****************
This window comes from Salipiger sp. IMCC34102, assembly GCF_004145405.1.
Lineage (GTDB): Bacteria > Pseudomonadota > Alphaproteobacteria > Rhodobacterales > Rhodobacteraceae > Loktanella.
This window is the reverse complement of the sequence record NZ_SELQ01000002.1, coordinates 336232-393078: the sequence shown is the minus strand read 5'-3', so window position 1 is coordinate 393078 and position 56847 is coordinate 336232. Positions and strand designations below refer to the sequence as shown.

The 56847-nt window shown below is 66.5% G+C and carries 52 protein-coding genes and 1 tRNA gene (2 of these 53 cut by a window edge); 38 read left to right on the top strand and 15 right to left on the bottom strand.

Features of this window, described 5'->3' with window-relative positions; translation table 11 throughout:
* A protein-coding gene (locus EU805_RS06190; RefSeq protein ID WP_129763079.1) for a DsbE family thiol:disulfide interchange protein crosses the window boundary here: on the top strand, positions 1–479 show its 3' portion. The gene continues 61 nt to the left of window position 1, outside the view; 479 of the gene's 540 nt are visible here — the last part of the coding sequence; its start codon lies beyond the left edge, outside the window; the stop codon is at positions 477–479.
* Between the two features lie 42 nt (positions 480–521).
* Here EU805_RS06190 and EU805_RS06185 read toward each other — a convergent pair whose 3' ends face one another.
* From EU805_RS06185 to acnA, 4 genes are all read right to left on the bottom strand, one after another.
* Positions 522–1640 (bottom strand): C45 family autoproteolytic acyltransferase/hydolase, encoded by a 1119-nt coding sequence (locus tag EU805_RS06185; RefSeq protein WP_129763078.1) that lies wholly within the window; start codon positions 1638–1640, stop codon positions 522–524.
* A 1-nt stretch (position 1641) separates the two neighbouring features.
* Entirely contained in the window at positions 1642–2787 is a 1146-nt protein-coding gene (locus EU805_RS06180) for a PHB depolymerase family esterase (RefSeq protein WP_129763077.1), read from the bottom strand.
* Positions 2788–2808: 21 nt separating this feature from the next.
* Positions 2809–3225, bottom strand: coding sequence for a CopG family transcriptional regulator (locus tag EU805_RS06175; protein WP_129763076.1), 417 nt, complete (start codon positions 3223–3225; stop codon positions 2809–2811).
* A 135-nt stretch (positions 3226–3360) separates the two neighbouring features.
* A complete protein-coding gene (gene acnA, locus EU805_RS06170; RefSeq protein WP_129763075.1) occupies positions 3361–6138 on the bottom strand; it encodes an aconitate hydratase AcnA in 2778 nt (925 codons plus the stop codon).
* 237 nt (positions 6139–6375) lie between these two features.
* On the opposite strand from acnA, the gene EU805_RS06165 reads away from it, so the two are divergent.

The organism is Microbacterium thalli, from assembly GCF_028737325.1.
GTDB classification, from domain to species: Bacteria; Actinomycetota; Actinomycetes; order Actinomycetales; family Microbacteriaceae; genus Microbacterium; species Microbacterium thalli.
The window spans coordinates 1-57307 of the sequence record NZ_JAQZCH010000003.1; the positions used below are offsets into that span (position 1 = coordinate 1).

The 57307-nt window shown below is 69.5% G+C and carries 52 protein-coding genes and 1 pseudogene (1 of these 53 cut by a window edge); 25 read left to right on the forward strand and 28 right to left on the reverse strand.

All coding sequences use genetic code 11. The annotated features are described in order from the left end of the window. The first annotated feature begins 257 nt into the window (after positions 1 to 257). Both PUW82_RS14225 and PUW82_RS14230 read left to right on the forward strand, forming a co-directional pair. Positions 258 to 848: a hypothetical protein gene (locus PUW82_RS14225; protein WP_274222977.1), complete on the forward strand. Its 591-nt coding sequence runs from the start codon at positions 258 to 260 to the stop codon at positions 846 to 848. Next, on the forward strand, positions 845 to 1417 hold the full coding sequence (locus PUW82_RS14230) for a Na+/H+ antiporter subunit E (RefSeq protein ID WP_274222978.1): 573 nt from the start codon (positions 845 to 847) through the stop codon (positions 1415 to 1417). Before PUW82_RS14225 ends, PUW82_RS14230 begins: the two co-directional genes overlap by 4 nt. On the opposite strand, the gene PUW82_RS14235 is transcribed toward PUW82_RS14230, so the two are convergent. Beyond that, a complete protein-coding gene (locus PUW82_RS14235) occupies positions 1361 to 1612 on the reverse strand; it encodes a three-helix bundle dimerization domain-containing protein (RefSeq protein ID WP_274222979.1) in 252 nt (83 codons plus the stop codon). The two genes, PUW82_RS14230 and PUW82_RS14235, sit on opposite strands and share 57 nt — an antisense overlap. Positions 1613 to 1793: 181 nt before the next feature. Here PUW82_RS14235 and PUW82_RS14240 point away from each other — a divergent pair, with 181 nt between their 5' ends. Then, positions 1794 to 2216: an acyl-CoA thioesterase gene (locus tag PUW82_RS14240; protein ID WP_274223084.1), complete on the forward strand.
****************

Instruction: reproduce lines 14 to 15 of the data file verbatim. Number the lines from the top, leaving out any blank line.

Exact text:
* Positions 2809–3225, bottom strand: coding sequence for a CopG family transcriptional regulator (locus tag EU805_RS06175; protein WP_129763076.1), 417 nt, complete (start codon positions 3223–3225; stop codon positions 2809–2811).
* A 135-nt stretch (positions 3226–3360) separates the two neighbouring features.